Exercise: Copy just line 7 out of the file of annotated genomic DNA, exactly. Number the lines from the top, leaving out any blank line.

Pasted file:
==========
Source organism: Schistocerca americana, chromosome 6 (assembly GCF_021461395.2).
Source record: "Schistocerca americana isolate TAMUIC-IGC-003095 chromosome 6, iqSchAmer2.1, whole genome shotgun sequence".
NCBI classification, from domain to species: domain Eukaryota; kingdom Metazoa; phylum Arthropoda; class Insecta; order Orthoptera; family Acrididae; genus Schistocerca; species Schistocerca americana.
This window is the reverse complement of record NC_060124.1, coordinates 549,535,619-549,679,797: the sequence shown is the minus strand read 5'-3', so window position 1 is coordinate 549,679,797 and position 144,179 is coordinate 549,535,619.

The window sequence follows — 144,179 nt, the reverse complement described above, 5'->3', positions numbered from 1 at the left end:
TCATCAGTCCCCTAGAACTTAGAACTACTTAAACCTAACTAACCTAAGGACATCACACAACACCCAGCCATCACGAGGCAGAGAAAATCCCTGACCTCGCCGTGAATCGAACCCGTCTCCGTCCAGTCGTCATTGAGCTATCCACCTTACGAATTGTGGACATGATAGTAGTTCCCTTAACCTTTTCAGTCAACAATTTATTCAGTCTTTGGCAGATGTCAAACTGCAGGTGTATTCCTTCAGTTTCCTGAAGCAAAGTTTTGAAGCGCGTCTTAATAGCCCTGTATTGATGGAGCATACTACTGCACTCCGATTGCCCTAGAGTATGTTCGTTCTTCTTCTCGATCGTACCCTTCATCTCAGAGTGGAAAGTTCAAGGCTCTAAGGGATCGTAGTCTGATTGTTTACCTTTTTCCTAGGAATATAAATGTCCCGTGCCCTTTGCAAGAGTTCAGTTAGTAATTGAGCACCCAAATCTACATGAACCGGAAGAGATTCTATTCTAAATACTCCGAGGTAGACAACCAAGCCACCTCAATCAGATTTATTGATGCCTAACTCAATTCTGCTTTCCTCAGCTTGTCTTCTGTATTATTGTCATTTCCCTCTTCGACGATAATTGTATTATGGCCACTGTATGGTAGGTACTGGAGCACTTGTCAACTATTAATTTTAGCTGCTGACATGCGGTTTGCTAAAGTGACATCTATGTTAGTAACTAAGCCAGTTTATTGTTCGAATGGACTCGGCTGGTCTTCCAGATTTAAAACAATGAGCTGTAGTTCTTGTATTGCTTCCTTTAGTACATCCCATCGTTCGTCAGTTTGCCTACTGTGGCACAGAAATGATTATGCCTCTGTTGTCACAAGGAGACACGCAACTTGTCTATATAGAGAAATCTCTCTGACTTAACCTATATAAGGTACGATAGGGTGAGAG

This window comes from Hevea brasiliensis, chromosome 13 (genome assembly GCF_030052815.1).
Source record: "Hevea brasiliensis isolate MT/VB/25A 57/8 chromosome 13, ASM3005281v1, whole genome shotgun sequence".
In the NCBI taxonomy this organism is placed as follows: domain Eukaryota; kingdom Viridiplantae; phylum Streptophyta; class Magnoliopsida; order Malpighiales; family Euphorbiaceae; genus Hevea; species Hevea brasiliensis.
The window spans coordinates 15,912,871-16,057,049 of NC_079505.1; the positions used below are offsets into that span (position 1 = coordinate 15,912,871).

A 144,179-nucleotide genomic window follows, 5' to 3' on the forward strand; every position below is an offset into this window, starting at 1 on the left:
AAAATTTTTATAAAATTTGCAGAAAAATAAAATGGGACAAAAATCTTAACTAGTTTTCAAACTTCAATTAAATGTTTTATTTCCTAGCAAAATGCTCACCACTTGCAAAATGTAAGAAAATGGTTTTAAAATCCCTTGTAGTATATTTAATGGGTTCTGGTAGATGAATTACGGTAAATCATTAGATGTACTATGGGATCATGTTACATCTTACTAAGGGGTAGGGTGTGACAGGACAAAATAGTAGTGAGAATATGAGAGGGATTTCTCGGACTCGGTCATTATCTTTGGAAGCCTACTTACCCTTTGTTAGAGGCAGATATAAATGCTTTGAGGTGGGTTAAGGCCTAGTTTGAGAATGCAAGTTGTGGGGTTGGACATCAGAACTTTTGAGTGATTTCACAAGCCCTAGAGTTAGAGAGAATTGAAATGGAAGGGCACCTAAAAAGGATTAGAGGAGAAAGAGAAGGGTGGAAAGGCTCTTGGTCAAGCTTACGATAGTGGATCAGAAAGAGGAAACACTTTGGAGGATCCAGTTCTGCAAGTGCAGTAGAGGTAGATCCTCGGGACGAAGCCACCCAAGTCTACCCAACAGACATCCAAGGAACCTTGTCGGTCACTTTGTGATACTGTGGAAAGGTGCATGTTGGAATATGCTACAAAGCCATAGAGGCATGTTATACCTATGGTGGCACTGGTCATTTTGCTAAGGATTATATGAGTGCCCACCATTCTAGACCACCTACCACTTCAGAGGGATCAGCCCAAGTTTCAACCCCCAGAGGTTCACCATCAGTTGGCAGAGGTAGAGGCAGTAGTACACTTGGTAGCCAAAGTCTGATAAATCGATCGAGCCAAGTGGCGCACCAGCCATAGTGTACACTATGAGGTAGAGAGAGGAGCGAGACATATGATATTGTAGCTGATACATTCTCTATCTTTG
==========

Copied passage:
This window comes from Hevea brasiliensis, chromosome 13 (genome assembly GCF_030052815.1).